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GUYANA | US Secretary of State Pompeo for two-day Guyana visit

Featured US Secretary of State Mike Pompeo US Secretary of State Mike Pompeo
MONTEGO BAY,  September 14, 2020 - Following his many threats to sanction those whom he feels were tampering with Guyana’s democracy due to the delay in the election results because of court challenges, US Secretary of State Mike Pompeo is expected to visit Guyana on the 17th and 18th September.

A  US Air Force C-17 military transport aircraft landed at the Cheddi Jagan International Airport (CJIA) on Sunday afternoon, with an advance party of more than two dozen persons in preparation for Pompeo’s visit.

While in Guyana, Pompeo, the highest-ranking United States official to visit that CARICOM country in more than three decades, is expected to hold talks with President Irfaan Ali, Foreign Minister Hugh Todd and the CARICOM Secretary-General, Irwin LaRoque.

He is also expected to sign a number of agreements with President Irfaan Ali.

Pompeo’s visit is coming at a time when the US Government is trying to whip up support in the region in its quest to oust Venezuelan President Nicholas Maduro.

Despite the US Government’s decision not to recognise the Maduro Presidency and the announcement of a wanted bulletin for him along with the issuance of several sanctions, Maduro still sits comfortably as the Venezuelan President enjoying the support of a number of Latin American and other world leaders.

The Government of Guyana in April turned down a request from the US Government to relay the Voice of America (VOA) radio broadcasts to Venezuela.

Former President David Granger in a comment to the media at the time, said the request was refused so as not to further destabilise relations between the two neighbours.

There have been speculations that the US is seeking to set up a base in Guyana to attack neighbouring Venezuela.

The Guyana Human Rights Association (GHRA) has called on the Irfaan Ali-led administration to state what would be the non-negotiables concerning Venezuela in the context of that country’s decades-long claim to the Essequibo Region.

The GHRA has cautioned that the US’ preferred successor to Nicolas Maduro is hostile towards Guyana on the territorial claim of the Essequibo Region and all of the oil-rich Atlantic sea.

The Association said the timing was “ominous” given general elections scheduled for November in the U.S. and the parliamentary elections scheduled for December in Venezuela.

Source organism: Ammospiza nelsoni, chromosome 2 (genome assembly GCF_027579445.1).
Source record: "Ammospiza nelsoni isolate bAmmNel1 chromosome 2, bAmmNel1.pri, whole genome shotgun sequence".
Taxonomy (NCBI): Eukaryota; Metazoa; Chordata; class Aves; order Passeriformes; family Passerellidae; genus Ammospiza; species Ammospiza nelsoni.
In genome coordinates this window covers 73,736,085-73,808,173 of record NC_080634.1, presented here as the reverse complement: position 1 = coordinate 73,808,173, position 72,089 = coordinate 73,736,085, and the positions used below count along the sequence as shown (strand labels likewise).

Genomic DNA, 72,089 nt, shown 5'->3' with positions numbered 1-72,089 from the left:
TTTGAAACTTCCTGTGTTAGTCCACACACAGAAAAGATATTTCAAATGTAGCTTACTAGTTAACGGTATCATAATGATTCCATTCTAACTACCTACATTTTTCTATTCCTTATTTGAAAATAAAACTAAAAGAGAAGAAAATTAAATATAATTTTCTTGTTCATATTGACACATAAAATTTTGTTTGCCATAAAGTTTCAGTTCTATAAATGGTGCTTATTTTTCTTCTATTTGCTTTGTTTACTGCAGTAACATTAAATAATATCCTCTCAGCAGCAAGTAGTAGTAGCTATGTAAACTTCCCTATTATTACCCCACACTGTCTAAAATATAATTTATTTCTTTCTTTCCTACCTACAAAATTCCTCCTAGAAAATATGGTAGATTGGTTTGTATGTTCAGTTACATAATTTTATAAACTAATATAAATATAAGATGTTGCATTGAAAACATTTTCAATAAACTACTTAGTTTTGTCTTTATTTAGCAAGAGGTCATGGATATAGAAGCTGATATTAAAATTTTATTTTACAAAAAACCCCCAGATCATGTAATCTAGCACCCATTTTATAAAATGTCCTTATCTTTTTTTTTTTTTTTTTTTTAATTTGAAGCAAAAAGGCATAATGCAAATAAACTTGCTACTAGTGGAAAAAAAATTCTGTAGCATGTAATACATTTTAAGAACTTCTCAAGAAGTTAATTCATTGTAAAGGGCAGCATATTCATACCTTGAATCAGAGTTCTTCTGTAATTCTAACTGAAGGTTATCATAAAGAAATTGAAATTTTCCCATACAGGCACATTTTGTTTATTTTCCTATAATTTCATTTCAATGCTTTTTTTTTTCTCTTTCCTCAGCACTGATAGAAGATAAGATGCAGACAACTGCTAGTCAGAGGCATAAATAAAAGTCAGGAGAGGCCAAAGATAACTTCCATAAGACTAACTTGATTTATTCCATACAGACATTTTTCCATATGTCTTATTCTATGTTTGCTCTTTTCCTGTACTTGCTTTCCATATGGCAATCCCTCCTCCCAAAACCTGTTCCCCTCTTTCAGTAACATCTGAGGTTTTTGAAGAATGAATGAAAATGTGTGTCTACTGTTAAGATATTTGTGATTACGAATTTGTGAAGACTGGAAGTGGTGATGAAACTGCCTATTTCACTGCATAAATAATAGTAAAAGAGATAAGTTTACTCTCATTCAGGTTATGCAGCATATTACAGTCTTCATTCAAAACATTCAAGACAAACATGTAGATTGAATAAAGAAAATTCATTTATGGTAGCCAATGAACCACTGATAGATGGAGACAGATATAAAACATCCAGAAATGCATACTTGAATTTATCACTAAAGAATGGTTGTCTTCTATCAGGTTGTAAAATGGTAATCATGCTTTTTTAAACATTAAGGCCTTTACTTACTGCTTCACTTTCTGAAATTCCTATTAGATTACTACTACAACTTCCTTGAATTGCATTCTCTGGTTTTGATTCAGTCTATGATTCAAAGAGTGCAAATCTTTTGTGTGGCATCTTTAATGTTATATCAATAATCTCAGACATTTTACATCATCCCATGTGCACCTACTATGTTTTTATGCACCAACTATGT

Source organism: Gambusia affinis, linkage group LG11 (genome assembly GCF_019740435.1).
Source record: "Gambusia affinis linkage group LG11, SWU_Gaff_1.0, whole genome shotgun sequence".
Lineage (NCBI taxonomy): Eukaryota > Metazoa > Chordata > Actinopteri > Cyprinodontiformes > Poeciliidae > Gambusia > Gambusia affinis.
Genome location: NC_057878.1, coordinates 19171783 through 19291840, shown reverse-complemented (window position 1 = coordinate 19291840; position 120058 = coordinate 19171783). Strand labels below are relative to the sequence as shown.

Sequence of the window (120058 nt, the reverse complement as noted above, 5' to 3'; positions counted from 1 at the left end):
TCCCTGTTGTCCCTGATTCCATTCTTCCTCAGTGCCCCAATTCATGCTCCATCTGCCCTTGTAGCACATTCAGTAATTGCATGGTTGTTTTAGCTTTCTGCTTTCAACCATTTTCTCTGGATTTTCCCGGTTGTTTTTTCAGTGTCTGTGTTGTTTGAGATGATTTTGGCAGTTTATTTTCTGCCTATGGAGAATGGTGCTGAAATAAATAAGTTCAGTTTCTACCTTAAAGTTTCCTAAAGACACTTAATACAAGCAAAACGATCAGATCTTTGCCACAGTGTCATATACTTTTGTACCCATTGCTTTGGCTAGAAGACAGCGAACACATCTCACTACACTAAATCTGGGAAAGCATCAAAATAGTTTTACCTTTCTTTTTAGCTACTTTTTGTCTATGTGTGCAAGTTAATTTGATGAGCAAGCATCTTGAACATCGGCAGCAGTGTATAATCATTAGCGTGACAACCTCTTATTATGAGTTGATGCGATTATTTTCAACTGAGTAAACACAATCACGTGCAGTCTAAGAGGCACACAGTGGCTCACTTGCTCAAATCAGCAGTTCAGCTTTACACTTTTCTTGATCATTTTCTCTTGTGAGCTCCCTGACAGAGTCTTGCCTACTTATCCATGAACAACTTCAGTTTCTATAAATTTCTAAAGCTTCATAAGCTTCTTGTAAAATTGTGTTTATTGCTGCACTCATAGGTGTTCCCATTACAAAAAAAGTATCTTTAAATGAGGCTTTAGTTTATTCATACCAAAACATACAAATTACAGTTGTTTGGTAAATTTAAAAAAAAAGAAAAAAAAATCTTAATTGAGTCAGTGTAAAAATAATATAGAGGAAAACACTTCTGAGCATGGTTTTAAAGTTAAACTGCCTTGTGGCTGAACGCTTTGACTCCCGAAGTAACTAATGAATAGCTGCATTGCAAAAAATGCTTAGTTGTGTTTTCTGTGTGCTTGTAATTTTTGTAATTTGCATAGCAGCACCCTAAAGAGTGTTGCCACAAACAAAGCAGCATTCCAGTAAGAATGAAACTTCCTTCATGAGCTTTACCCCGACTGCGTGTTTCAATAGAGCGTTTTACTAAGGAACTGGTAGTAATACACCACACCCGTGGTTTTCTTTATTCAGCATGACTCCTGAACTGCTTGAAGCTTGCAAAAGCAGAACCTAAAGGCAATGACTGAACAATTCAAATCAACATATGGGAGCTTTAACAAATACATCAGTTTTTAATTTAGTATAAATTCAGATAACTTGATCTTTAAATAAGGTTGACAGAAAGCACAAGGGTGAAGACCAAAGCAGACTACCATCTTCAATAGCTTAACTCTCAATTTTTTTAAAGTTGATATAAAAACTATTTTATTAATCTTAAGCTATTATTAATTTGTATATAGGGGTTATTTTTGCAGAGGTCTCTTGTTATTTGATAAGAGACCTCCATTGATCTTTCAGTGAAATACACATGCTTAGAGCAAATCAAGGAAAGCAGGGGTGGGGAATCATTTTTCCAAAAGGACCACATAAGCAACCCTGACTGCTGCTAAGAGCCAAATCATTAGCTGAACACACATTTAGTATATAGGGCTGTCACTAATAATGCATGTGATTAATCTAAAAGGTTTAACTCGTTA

“Rumours of an ‘October surprise’ in the form of pressure on Venezuela prior to elections in both the US and Venezuela have been intensifying for some time. Economic and military pressure along with covert operations and disinformation campaigns have been reported, involving Colombian and Brazilian military. Some form of invasion or uprising has not been ruled out, supposedly timed to impact on the US elections in a manner beneficial to President Trump,” the GHRA noted.

Caracas has been grappling with an intensification of military and economic attacks from Washington.

The GHRA said Guyana was wrongly included in a State Department list of countries in August supposedly calling for ‘regime change’ despite no statement being made by the Guyanese government on the matter to justify inclusion on the list.

“Guyana has also continued to resist efforts in recent years to be included in the many multi-national initiatives aimed at regime change in Venezuela.”

It added: “Self-determination of Guyana as a State is a matter of fundamental human rights, as indeed, is that of Venezuela.”

“The Government of Guyana ought to make public, well in advance of the visit, what are the non-negotiable elements with respect to Venezuela,” GHRA warned.

Back in April the US had deployed warships to the Caribbean to stop illegal drugs.  “We must not let the drug cartels exploit the [coronavirus] pandemic to threaten American lives,” President Donald Trump had said.

The move had come a week after the US charged Venezuelan President Nicolás Maduro and other senior officials in the country with “narco-terrorism”.

It accused them of flooding the US with cocaine and using drugs as a weapon to undermine the health of Americans.

A $15m (£12.5m) reward was offered for information leading to Mr Maduro’s arrest.

The Venezuelan government called the US deployment a “diversion” from the current pandemic spreading around the US – and the world at large.

The US Secretary of State and his Assistant were among the loudest voices pressuring  president Granger and his APNU+AFC coalition to resign in the wake of the stalled election results due to the various court challenges to include the Caribbean Court of Justice CCJ.

Although Pompeo announced sanctions, it appears as though no sanctions were actually issued.

In a visit earlier this year to Jamaica, Pompeo ruffled the feathers of a number of CARICOM leaders after he did not extend an invitation to many of the regional leaders to be part of the meetings in Jamaica.

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